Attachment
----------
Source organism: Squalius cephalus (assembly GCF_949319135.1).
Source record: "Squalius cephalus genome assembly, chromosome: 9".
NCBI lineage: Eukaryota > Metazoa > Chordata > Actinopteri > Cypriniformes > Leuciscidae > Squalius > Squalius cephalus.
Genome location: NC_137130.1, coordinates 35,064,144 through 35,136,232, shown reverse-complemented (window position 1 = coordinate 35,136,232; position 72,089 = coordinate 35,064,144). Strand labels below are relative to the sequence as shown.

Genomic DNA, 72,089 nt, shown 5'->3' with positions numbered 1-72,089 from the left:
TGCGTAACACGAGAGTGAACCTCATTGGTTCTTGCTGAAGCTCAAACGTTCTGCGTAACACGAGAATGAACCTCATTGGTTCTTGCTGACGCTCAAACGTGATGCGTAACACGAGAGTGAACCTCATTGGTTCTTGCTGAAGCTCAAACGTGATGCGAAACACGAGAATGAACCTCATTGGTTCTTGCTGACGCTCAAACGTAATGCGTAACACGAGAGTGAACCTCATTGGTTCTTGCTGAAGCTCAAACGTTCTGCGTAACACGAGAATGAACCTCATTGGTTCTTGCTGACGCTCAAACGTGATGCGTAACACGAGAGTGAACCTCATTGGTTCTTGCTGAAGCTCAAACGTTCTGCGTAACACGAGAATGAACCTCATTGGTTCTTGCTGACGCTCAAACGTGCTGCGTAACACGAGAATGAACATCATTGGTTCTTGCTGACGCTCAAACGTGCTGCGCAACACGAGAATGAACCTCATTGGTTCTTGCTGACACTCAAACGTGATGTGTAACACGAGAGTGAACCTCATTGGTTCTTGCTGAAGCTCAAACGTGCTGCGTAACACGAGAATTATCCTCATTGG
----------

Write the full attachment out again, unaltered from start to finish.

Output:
Source organism: Squalius cephalus (assembly GCF_949319135.1).
Source record: "Squalius cephalus genome assembly, chromosome: 9".
NCBI lineage: Eukaryota > Metazoa > Chordata > Actinopteri > Cypriniformes > Leuciscidae > Squalius > Squalius cephalus.
Genome location: NC_137130.1, coordinates 35,064,144 through 35,136,232, shown reverse-complemented (window position 1 = coordinate 35,136,232; position 72,089 = coordinate 35,064,144). Strand labels below are relative to the sequence as shown.

Genomic DNA, 72,089 nt, shown 5'->3' with positions numbered 1-72,089 from the left:
TGCGTAACACGAGAGTGAACCTCATTGGTTCTTGCTGAAGCTCAAACGTTCTGCGTAACACGAGAATGAACCTCATTGGTTCTTGCTGACGCTCAAACGTGATGCGTAACACGAGAGTGAACCTCATTGGTTCTTGCTGAAGCTCAAACGTGATGCGAAACACGAGAATGAACCTCATTGGTTCTTGCTGACGCTCAAACGTAATGCGTAACACGAGAGTGAACCTCATTGGTTCTTGCTGAAGCTCAAACGTTCTGCGTAACACGAGAATGAACCTCATTGGTTCTTGCTGACGCTCAAACGTGATGCGTAACACGAGAGTGAACCTCATTGGTTCTTGCTGAAGCTCAAACGTTCTGCGTAACACGAGAATGAACCTCATTGGTTCTTGCTGACGCTCAAACGTGCTGCGTAACACGAGAATGAACATCATTGGTTCTTGCTGACGCTCAAACGTGCTGCGCAACACGAGAATGAACCTCATTGGTTCTTGCTGACACTCAAACGTGATGTGTAACACGAGAGTGAACCTCATTGGTTCTTGCTGAAGCTCAAACGTGCTGCGTAACACGAGAATTATCCTCATTGG